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Professor says Scientology church tried to isolate him


ReligionNewsBlog.com • Friday March 7, 2003

Irish Times, Mar. 6, 2003

A professor of sociology who has written books and articles critical of the Church of Scientology and other organisations told the High Court yesterday the church was attempting to isolate him within the academic community.

Prof Stephen Kent, who is based in Canada, made the claim in the ongoing action for damages by Ms Mary Johnston (40), who operates a sports equipment centre at Westwood, Foxrock, Dublin, and who is a former member of the church.

She has sued the church and three members of its Dublin mission – Mr John Keane, Mr Tom Cunningham and Mr Gerard Ryan – for alleged conspiracy, misrepresentation and breach of constitutional rights.

Yesterday, during resumed cross-examination of Prof Kent, Mr Michael Collins SC, for the defendants, referred to articles written by a number of sociologists, psychologists and others dealing with the concepts of brainwashing and coercive persuasion.

Mr Collins suggested the conclusions of some of these writers were at variance with those of Prof Kent, particularly regarding the professor’s view that a person’s free will can be overborne by certain coercive persuasion techniques to such an extent they may undergo a significant personality change and truly convert to whatever ideology it may be sought to persuade them of.

Prof Kent agreed there were some differences between his views and those of some writers referred to but said he was in broad agreement with them on many issues. He said one expert had not referred to religion in discussing coercive persuasion and he believed it was vital to factor in that people are motivated for purposive rewards.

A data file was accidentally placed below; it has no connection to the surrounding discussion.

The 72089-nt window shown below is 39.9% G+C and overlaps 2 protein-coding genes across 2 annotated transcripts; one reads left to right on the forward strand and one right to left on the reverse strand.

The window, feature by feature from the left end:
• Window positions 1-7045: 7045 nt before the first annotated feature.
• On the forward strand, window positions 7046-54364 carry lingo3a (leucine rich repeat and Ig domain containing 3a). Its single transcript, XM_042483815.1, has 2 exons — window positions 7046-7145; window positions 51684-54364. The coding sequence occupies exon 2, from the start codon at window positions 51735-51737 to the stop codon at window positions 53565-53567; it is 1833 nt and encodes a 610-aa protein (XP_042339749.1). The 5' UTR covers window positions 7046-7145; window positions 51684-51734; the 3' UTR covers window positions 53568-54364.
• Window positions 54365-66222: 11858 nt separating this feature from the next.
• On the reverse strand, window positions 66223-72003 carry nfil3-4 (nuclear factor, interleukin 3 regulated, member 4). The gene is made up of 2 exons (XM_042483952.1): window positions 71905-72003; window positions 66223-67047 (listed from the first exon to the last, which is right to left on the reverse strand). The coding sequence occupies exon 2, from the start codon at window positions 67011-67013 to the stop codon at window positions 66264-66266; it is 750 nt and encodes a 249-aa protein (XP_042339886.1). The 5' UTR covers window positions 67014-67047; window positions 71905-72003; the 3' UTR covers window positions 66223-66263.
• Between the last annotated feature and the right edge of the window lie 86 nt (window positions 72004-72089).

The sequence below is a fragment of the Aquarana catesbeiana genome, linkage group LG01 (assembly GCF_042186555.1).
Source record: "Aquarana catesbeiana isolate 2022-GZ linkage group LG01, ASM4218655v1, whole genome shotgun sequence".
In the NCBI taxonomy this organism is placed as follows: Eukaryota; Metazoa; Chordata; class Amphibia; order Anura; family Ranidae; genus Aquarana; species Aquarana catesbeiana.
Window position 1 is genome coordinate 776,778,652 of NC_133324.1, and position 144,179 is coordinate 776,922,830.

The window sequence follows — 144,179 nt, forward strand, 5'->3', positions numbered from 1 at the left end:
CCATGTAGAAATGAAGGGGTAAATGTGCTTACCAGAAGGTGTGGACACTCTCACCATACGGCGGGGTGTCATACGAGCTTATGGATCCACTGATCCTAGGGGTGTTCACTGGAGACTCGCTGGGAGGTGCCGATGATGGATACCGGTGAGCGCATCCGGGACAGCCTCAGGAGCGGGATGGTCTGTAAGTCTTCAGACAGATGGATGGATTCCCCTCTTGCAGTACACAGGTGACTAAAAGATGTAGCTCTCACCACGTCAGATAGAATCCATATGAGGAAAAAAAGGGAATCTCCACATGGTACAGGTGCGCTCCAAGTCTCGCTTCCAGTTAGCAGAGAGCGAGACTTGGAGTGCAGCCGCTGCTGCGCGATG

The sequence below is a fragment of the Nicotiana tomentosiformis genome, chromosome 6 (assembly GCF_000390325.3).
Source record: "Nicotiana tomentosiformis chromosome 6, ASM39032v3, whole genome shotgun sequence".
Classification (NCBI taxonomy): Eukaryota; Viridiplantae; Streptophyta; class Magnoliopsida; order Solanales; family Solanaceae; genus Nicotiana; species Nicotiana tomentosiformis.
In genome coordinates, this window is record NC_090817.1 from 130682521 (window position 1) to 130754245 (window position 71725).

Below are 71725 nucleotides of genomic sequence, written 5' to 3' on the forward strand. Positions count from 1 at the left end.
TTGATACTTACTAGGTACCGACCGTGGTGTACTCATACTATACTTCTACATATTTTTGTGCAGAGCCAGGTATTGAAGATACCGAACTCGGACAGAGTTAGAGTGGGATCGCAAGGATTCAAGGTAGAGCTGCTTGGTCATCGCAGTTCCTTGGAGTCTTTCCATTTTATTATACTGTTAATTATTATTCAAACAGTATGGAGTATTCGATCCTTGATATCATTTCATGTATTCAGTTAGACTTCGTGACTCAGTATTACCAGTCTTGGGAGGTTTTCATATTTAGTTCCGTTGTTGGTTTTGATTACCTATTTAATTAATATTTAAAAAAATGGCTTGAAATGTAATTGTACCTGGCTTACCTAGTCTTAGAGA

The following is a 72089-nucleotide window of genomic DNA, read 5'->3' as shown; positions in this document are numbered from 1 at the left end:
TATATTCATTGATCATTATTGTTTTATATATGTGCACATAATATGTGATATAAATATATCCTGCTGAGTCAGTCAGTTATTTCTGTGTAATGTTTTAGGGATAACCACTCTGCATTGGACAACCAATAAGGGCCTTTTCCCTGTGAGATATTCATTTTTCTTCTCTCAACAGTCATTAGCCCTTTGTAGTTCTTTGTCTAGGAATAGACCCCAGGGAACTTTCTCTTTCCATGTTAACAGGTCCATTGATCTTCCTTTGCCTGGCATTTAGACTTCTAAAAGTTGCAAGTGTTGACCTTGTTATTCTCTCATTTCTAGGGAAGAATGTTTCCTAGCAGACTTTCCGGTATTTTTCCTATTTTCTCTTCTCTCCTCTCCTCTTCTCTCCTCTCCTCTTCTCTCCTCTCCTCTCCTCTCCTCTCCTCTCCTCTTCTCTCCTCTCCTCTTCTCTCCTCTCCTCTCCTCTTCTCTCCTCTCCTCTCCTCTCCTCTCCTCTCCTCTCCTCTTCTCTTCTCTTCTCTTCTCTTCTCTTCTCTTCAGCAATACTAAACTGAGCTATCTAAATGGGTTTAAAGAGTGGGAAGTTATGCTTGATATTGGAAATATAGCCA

He agreed the term brainwashing can be used in two different senses, involving an element of physical force and no such physical element.

He accepted that one expert appeared to be saying that brainwashing did not produce a true change in a subject to the extent that person genuinely came to believe in the ideology they were being coerced to espouse. Much depended on the nature of the study population and how free will was defined.

He also believed there were coercive persuasion techniques capable of truly changing a person’s psychiatric status but added he would not necessarily put a time frame on this.

Mr Collins said one recognised expert had described as a myth the theory that certain techniques could result in a person’s psychiatric status being transformed from normal to pathological. Prof Kent said he believed there could be a change in psychiatric status as a result of coercive persuasion. He agreed hypnosis could be a factor but said there were other factors.

He had not taken a stand on the broader question of brainwashing techniques being applied to get people into cults as opposed to retaining them in such groups.

He was aware of situations which seemed to indicate the use of brainwashing techniques to get people into certain programmes. There were extreme cases where people could not leave cults and the cost was their lives, such as the mass suicide of followers of the Rev Jim Jones at Guyana, he said.

At one point, Prof Kent told Mr Justice Peart the defendants had put in a critique of his work in an attempt to isolate him in the academic community.

Mr Collins said Prof Kent had responded to that critique and he was indicating, in referring to certain articles, was that the professor has been the subject of criticism by reputed scholars.

Mr Collins said he had not explored the matter of whether that criticism was justified.

The hearing continues today.

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